Advertisement for Mrs Winslow’s Soothing Syrup from 1885   Courtesy of the US National Library of Medicine, produced by Meyer, Merkell & Ottmann in New York.


Today, pharmaceutical products containing known dangerous ingredients are tightly regulated, and often require a prescription. However in every pharmacy there are aisles dedicated to natural remedies and supplements promising relief from all sorts of ailments, despite a lack of scientific evidence (or even the presence of a disclaimer on the bottle). So instead of sedating people with morphine, they are being swayed by the placebo effect. Instead of seeking professional help, people believe their sleepiness is a byproduct of lifestyle, and therefore disregard snoring, moving and gasping because there is a supplement that has been advertised to help them. This placebo effect may be excellent for some types of insomnia, but not for those with underlying OSA or movement disorders.

As for the internet – well that is a great source of modern day ‘quackery’. The Orbit Bio Anti Snore Pendant can stop snore in 2-4 weeks with one easy payment of NZ$109.90.13 How you ask? Well to be honest, it was hard to really make sense of the claim so we have just added it below:

“Manufactured by the laboratory “Biophotone GmbH” (Germany) according to the latest discoveries of quantum physics, Orbit Bio Pend Anti Snore of is charged with the frequency  of oxygen, precious stones, semiprecious stones and Suman resonance which are very beneficial for your health and transform themselves into a ‘vital force’ that can relieve snoring and aid good sleep.”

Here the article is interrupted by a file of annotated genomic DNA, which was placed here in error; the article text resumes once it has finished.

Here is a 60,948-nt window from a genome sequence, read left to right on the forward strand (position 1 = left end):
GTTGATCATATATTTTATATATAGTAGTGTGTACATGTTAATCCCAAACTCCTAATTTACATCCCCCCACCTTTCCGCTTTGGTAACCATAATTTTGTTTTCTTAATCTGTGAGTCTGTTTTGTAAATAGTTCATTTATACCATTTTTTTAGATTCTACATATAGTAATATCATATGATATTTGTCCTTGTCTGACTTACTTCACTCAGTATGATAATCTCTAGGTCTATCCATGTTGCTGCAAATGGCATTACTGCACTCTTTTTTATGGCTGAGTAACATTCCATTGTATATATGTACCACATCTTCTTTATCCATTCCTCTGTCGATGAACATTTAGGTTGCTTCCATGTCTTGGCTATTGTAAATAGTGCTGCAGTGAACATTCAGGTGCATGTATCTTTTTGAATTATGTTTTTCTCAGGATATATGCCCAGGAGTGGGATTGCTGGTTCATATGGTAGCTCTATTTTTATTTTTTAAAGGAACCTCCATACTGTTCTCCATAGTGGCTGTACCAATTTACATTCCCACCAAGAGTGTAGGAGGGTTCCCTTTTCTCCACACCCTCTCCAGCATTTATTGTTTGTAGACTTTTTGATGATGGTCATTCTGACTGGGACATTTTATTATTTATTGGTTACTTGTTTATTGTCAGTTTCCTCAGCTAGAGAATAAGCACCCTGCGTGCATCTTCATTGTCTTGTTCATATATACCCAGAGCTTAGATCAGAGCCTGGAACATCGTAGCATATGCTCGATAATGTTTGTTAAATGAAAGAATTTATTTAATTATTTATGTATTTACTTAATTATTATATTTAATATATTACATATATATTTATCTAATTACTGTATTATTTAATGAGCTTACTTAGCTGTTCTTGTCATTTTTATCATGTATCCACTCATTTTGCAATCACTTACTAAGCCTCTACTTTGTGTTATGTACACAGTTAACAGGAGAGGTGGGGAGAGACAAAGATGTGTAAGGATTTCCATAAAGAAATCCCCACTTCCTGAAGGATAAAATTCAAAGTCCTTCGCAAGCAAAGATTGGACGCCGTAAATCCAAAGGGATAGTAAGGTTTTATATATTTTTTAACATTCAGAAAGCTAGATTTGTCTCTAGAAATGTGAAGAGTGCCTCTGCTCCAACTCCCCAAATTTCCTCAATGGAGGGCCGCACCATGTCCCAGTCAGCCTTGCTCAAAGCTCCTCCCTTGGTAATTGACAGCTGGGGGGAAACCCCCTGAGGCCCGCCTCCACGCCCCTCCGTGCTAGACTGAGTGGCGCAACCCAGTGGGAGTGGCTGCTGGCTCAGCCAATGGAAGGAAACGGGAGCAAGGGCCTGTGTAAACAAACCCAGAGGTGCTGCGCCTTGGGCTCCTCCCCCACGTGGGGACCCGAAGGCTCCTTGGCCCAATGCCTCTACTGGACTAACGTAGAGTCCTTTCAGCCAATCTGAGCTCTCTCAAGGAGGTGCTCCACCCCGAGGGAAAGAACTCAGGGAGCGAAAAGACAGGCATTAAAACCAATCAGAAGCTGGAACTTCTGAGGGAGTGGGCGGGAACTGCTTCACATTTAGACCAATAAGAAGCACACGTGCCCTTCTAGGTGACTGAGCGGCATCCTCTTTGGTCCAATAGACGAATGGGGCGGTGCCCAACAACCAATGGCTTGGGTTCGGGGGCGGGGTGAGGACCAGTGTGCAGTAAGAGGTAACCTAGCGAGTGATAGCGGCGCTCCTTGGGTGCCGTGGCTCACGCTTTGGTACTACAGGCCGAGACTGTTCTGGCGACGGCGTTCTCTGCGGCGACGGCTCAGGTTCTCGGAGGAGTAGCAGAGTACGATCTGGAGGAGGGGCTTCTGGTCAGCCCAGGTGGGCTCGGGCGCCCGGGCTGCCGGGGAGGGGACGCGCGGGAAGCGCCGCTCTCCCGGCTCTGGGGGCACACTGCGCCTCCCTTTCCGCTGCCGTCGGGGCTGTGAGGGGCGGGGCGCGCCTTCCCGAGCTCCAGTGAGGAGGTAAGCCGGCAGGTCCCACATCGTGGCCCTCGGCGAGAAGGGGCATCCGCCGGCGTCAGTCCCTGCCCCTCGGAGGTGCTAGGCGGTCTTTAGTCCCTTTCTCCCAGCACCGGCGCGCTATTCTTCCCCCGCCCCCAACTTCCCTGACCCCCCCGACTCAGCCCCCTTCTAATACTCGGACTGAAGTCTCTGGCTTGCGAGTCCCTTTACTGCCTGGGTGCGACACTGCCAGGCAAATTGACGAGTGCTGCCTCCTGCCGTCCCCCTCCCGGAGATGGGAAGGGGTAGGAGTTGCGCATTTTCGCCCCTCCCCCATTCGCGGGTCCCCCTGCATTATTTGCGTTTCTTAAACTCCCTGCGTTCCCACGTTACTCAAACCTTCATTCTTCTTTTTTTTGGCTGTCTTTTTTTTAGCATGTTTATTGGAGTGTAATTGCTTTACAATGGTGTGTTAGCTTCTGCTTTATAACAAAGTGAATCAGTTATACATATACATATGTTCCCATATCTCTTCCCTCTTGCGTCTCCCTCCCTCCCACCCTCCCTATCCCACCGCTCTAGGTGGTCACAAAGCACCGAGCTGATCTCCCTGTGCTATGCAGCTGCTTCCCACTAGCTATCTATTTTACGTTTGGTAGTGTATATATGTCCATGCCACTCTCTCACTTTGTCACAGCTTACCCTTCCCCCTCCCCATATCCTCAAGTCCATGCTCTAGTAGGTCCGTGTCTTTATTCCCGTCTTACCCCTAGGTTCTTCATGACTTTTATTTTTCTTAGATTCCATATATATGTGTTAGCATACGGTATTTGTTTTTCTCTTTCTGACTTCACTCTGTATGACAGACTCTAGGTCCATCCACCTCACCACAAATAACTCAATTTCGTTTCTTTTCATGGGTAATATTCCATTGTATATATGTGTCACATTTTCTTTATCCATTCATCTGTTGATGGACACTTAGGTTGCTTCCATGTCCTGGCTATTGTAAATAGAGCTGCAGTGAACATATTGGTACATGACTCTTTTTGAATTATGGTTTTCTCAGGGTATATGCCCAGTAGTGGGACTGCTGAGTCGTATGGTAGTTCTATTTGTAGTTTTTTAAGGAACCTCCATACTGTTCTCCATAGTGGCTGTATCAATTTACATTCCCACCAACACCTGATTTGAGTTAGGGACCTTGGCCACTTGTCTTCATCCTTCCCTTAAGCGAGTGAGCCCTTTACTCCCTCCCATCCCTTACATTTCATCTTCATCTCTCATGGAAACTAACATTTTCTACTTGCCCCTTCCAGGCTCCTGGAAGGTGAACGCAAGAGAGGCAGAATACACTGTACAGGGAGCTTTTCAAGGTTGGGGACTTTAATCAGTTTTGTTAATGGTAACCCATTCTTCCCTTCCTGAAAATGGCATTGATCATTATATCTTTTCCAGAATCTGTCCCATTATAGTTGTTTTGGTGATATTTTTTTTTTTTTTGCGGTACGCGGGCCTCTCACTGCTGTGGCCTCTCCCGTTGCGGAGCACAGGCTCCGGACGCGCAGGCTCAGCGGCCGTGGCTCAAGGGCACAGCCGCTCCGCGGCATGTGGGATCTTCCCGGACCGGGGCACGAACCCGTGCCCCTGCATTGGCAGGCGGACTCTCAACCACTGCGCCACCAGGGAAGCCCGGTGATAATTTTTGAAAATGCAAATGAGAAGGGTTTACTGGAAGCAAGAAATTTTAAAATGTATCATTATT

In the past the anti-snore pressure rings were also a very popular item (until the Australian Competition and Consumer Commission stepped in14) and insomnia can be a thing of the past with the pyramid energy balance by eliminating electromagnetic fields within an 18 metre radius.15 The latter was a favourite not because of the lack of scientific evidence, but because it lists several modern day, EMF emitting, devices we should avoid but then tries to sell you an e-book, which you must buy over the internet.

And sleep apnoea can be treated with a simple herbal remedy16

“Put that CPAP machine in the closet. Sleep Naturally with herbal relief. Sleep well tonight, free of straps and tubes.”

    - Nature’s Rite Sleep Apnea Relief tablets

Thankfully, below all the ‘evidence’, at the bottom of the page, in extremely small print, they do say: These statements have not been evaluated by the Food and Drug Administration. This product is not intended to diagnose, treat, cure or prevent any disease.